Federal Agency Cooperation in Protecting the Domestic Food Supply Chain
By Robert Hibbert, Esq., Ann Begley, Esq., and Maria Kalousi-Tatum, Esq.
Earlier this year, the U.S. Food and Drug Administration (FDA) and the U.S. Department of Agriculture (USDA) announced a memorandum of understanding (MOU) to help prevent potential disruptions to the food supply chain, particularly fruit and vegetable processing plants, resulting from the coronavirus disease 2019 (COVID-19) pandemic.
In a joint statement, USDA Under Secretary for Food Safety Mindy Brashears, Ph.D., and FDA Deputy Commissioner for Food Policy and Response Frank Yiannas noted that the MOU is “an important preparedness effort” due to the summer peak harvesting seasons, when many fruits and vegetables grown across the United States are sent to FDA-regulated facilities to be frozen or canned.
The MOU put in place a process by which FDA and USDA can communicate and make determinations about cases where the USDA can exercise its authority under the Defense Production Act (DPA) with regard to certain domestic food resource facilities that manufacture, process, pack, hold, grow, or harvest food and that fall under FDA’s jurisdiction.
Under the MOU, FDA is charged with:
• Monitoring the integrity and adequacy of the domestic food supply subject to FDA regulation
• Collaborating with stakeholders to identify potential food supply chain disruptions
• Directing FDA-regulated entities to applicable guidance
• Assessing existing and potential disruptions to the domestic food supply
• Educating stakeholders about the MOU and the potential for use of DPA authority to protect the domestic food supply chain
• Contacting USDA if it finds a potential disruption in order to discuss appropriate action
For its part, under the MOU, USDA is responsible for:
• Retaining exclusive delegated authority to issue DPA orders or invoke DPA authorities with regard to food resources and domestic food resource facilities
• Collaborating with FDA when notified of potential disruptions
• Consulting with FDA to issue orders related to food resources and food resource facilities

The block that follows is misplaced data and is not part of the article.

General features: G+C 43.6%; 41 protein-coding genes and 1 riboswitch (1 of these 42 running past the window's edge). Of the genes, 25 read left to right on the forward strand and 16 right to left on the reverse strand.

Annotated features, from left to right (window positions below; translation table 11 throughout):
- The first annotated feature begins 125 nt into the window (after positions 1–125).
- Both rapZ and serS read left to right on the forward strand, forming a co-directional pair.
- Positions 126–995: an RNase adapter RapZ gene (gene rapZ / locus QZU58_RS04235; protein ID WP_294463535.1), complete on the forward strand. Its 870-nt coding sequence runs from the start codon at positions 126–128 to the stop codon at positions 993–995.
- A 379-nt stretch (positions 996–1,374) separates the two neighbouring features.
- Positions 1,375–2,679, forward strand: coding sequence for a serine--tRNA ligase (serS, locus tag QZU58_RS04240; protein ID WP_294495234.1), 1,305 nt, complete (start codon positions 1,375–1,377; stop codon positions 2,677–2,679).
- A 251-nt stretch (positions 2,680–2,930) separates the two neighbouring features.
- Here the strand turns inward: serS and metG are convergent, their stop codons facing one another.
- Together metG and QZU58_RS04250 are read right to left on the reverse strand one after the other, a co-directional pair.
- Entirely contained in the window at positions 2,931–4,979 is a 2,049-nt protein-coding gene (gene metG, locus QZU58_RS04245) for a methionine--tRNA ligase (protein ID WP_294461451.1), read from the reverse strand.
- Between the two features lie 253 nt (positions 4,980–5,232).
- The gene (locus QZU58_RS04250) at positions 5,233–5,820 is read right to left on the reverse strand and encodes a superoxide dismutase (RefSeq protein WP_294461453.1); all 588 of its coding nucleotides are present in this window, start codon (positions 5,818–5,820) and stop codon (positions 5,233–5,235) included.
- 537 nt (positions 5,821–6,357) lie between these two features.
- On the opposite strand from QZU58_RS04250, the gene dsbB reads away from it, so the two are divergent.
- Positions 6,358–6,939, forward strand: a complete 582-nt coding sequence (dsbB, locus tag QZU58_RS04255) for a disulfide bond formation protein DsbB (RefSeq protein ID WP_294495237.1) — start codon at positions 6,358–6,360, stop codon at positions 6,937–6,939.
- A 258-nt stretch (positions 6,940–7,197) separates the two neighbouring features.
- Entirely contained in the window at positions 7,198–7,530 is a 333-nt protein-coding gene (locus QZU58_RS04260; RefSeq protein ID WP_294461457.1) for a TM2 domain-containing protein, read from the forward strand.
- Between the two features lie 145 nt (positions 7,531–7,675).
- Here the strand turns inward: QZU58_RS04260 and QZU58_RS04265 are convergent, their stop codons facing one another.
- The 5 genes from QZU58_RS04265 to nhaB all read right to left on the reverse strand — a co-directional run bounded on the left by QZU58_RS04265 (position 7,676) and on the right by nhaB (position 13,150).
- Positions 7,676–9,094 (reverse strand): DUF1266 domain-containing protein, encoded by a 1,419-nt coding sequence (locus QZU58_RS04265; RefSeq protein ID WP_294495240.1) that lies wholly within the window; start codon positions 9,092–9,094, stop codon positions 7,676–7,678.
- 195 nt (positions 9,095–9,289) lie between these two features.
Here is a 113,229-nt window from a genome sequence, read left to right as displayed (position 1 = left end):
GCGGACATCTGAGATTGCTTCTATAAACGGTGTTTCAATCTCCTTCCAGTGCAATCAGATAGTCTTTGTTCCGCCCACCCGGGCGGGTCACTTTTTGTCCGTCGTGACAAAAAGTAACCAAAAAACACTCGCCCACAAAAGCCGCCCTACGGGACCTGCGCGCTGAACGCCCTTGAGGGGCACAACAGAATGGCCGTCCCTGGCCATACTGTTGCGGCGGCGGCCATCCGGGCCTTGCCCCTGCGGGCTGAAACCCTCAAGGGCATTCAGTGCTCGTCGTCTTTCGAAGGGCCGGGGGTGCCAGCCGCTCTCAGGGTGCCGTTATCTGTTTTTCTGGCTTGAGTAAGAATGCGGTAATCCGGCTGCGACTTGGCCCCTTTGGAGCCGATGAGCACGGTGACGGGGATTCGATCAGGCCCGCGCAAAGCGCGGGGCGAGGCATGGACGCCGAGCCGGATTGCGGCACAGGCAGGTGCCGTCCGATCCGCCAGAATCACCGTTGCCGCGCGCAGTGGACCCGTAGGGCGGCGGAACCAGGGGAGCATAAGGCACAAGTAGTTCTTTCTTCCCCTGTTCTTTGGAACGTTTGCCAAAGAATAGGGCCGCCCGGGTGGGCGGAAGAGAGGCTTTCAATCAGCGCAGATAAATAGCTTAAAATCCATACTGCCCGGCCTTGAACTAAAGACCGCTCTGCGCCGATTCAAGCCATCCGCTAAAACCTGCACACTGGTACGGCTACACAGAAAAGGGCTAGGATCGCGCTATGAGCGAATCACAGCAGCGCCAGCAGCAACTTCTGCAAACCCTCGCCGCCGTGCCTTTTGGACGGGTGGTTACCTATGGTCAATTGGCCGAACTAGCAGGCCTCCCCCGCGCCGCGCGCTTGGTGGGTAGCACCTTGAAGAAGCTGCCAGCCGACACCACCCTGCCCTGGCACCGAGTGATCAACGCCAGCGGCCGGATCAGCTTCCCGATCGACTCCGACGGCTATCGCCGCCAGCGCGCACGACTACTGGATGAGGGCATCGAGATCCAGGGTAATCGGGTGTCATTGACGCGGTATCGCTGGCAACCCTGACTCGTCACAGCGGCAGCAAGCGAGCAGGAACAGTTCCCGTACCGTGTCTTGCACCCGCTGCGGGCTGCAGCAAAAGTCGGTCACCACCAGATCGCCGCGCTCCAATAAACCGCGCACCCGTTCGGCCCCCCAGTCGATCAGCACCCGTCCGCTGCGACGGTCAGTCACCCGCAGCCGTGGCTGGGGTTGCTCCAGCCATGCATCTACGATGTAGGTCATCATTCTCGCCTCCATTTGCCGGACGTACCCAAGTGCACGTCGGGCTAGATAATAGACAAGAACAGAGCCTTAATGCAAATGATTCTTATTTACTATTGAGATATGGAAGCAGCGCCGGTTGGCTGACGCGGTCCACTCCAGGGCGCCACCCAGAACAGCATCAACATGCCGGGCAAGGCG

In addition to protecting the U.S. food supply, the MOU was also aimed at ensuring worker safety. In their joint statement, Dr. Brashears and Mr. Yiannas emphasized the need for essential workers in food facilities and retailers to continue to work safely, by ensuring that the food and agricultural industry is operating in accordance with federal worker safety guidelines. For this purpose, the two agencies are also coordinating with other federal partners to assist the food and agriculture industry in addressing shortages of personal protective equipment, cloth face coverings, disinfectants, and sanitation supplies.
The MOU provided some additional clarity to an issue that had been pending since the issuance of Executive Order 13917, which was signed by the president on April 28, 2020. Although that document focused almost entirely on the meat and poultry industries, it also contained language authorizing the Secretary of Agriculture to identify “additional food chain resources.” This has led to the question of whether and how such authority might extend to the continued production of food categories that, unlike meat and poultry, fall under the inspection jurisdiction of FDA. As a legal and procedural matter, we have an unusual set of mechanisms here. The DPA was enacted at the time of the Korean War, and its original intent was to set up a system whereby emergency orders could be issued and contracts executed expeditiously in the context of a war effort, as distinct from a public health emergency, such as COVID-19. In addition, the progression from the original Executive Order to the issuance of the MOU has its own set of quirks. This may be an outgrowth of an unusual drafting process, whereby the original Executive Order focused on the particular status of meat and poultry facilities—that operate under the jurisdiction of the Secretary of Agriculture—as critical infrastructure. Nevertheless, because the Executive Order has kept the door open to allowing the Secretary of Agriculture to take other measures that have an impact on such “other food chain resources,” the MOU has effectively dropped the other shoe by giving the Secretary of Agriculture a new grant of authority over operations traditionally overseen by FDA. Although this might have been the simplest way to achieve its purpose, it also inevitably served to generate political speculation. To the extent this MOU stirs the pot of speculation once again about the potential formation of a single food agency, it is worth noting how frequently that pot has been stirred in the past, only to see its contents resettle into their traditional form.
As a matter of substance, it is also worth emphasizing that, to date, no specific orders or other official actions under this authority have been undertaken, and it is reasonable to assume that this will never happen. Nevertheless, in the near term, these actions have clearly given the food industry a critical asset in the public policy arena by underling its essential status as a critical infrastructure. In the longer term, these actions may also have a yet-to-be-determined impact on issues of potential liability if the post-pandemic wave of COVID-19-related litigation emerges. All of that aside, currently, the challenge at hand is to maintain the essential functions of the food industry in a manner that provides appropriate protection of the public health: a challenge that clearly persists to the present day.
Robert Hibbert, Esq., is a partner at Morgan Lewis. Ann Begley, Esq., is a former partner at Morgan Lewis. Maria Kalousi-Tatum, Esq., is an associate at Morgan Lewis.
Categories: Regulatory: FDA, USDA